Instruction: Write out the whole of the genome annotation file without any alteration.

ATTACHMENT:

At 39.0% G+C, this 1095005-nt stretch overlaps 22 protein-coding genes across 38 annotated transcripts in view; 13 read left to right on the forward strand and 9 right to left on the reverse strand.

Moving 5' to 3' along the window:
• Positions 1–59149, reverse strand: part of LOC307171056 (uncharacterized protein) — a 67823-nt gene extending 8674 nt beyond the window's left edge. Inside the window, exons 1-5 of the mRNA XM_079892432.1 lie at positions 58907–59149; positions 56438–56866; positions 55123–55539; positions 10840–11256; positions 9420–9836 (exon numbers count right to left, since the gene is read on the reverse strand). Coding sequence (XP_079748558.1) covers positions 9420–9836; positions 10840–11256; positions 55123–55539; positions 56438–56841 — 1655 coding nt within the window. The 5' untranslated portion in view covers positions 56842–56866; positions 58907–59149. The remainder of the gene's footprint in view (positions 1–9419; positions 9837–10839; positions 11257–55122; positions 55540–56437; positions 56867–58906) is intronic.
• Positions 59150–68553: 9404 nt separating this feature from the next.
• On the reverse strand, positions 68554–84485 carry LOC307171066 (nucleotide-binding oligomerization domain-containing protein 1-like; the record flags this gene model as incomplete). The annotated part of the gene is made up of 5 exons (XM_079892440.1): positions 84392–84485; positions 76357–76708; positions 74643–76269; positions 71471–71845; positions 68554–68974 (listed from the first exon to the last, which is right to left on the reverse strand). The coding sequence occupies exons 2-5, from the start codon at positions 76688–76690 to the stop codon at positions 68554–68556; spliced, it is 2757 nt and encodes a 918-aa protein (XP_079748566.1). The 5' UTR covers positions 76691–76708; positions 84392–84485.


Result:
At 39.0% G+C, this 1095005-nt stretch overlaps 22 protein-coding genes across 38 annotated transcripts in view; 13 read left to right on the forward strand and 9 right to left on the reverse strand.

Moving 5' to 3' along the window:
• Positions 1–59149, reverse strand: part of LOC307171056 (uncharacterized protein) — a 67823-nt gene extending 8674 nt beyond the window's left edge. Inside the window, exons 1-5 of the mRNA XM_079892432.1 lie at positions 58907–59149; positions 56438–56866; positions 55123–55539; positions 10840–11256; positions 9420–9836 (exon numbers count right to left, since the gene is read on the reverse strand). Coding sequence (XP_079748558.1) covers positions 9420–9836; positions 10840–11256; positions 55123–55539; positions 56438–56841 — 1655 coding nt within the window. The 5' untranslated portion in view covers positions 56842–56866; positions 58907–59149. The remainder of the gene's footprint in view (positions 1–9419; positions 9837–10839; positions 11257–55122; positions 55540–56437; positions 56867–58906) is intronic.
• Positions 59150–68553: 9404 nt separating this feature from the next.
• On the reverse strand, positions 68554–84485 carry LOC307171066 (nucleotide-binding oligomerization domain-containing protein 1-like; the record flags this gene model as incomplete). The annotated part of the gene is made up of 5 exons (XM_079892440.1): positions 84392–84485; positions 76357–76708; positions 74643–76269; positions 71471–71845; positions 68554–68974 (listed from the first exon to the last, which is right to left on the reverse strand). The coding sequence occupies exons 2-5, from the start codon at positions 76688–76690 to the stop codon at positions 68554–68556; spliced, it is 2757 nt and encodes a 918-aa protein (XP_079748566.1). The 5' UTR covers positions 76691–76708; positions 84392–84485.